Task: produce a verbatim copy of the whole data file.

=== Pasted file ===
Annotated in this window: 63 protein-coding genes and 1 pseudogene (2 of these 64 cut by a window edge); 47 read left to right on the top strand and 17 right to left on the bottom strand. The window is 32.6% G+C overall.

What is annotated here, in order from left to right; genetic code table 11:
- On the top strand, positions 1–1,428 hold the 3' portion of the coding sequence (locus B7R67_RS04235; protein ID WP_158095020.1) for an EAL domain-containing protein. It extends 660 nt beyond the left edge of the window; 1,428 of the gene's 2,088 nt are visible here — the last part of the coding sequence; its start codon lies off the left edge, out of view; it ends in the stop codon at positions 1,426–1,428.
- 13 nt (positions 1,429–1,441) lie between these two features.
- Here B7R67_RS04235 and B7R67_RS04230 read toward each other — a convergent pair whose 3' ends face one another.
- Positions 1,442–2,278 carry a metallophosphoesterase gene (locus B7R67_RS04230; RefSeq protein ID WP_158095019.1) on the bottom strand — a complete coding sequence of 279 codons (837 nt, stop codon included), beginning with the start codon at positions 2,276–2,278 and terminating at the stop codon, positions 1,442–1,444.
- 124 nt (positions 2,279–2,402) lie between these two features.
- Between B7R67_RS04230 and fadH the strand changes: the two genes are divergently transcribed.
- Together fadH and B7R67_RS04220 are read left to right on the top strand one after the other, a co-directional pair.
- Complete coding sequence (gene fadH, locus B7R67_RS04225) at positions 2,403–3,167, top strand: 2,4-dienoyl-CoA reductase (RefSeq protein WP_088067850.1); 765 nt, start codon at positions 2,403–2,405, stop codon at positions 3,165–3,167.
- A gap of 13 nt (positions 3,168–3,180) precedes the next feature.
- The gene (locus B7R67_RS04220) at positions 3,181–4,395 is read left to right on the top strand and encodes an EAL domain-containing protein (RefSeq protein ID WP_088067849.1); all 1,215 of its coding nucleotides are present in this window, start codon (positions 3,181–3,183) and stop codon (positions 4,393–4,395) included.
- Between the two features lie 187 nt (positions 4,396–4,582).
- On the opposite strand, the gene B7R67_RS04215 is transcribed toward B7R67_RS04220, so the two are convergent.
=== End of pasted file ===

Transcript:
Annotated in this window: 63 protein-coding genes and 1 pseudogene (2 of these 64 cut by a window edge); 47 read left to right on the top strand and 17 right to left on the bottom strand. The window is 32.6% G+C overall.

What is annotated here, in order from left to right; genetic code table 11:
- On the top strand, positions 1–1,428 hold the 3' portion of the coding sequence (locus B7R67_RS04235; protein ID WP_158095020.1) for an EAL domain-containing protein. It extends 660 nt beyond the left edge of the window; 1,428 of the gene's 2,088 nt are visible here — the last part of the coding sequence; its start codon lies off the left edge, out of view; it ends in the stop codon at positions 1,426–1,428.
- 13 nt (positions 1,429–1,441) lie between these two features.
- Here B7R67_RS04235 and B7R67_RS04230 read toward each other — a convergent pair whose 3' ends face one another.
- Positions 1,442–2,278 carry a metallophosphoesterase gene (locus B7R67_RS04230; RefSeq protein ID WP_158095019.1) on the bottom strand — a complete coding sequence of 279 codons (837 nt, stop codon included), beginning with the start codon at positions 2,276–2,278 and terminating at the stop codon, positions 1,442–1,444.
- 124 nt (positions 2,279–2,402) lie between these two features.
- Between B7R67_RS04230 and fadH the strand changes: the two genes are divergently transcribed.
- Together fadH and B7R67_RS04220 are read left to right on the top strand one after the other, a co-directional pair.
- Complete coding sequence (gene fadH, locus B7R67_RS04225) at positions 2,403–3,167, top strand: 2,4-dienoyl-CoA reductase (RefSeq protein WP_088067850.1); 765 nt, start codon at positions 2,403–2,405, stop codon at positions 3,165–3,167.
- A gap of 13 nt (positions 3,168–3,180) precedes the next feature.
- The gene (locus B7R67_RS04220) at positions 3,181–4,395 is read left to right on the top strand and encodes an EAL domain-containing protein (RefSeq protein ID WP_088067849.1); all 1,215 of its coding nucleotides are present in this window, start codon (positions 3,181–3,183) and stop codon (positions 4,393–4,395) included.
- Between the two features lie 187 nt (positions 4,396–4,582).
- On the opposite strand, the gene B7R67_RS04215 is transcribed toward B7R67_RS04220, so the two are convergent.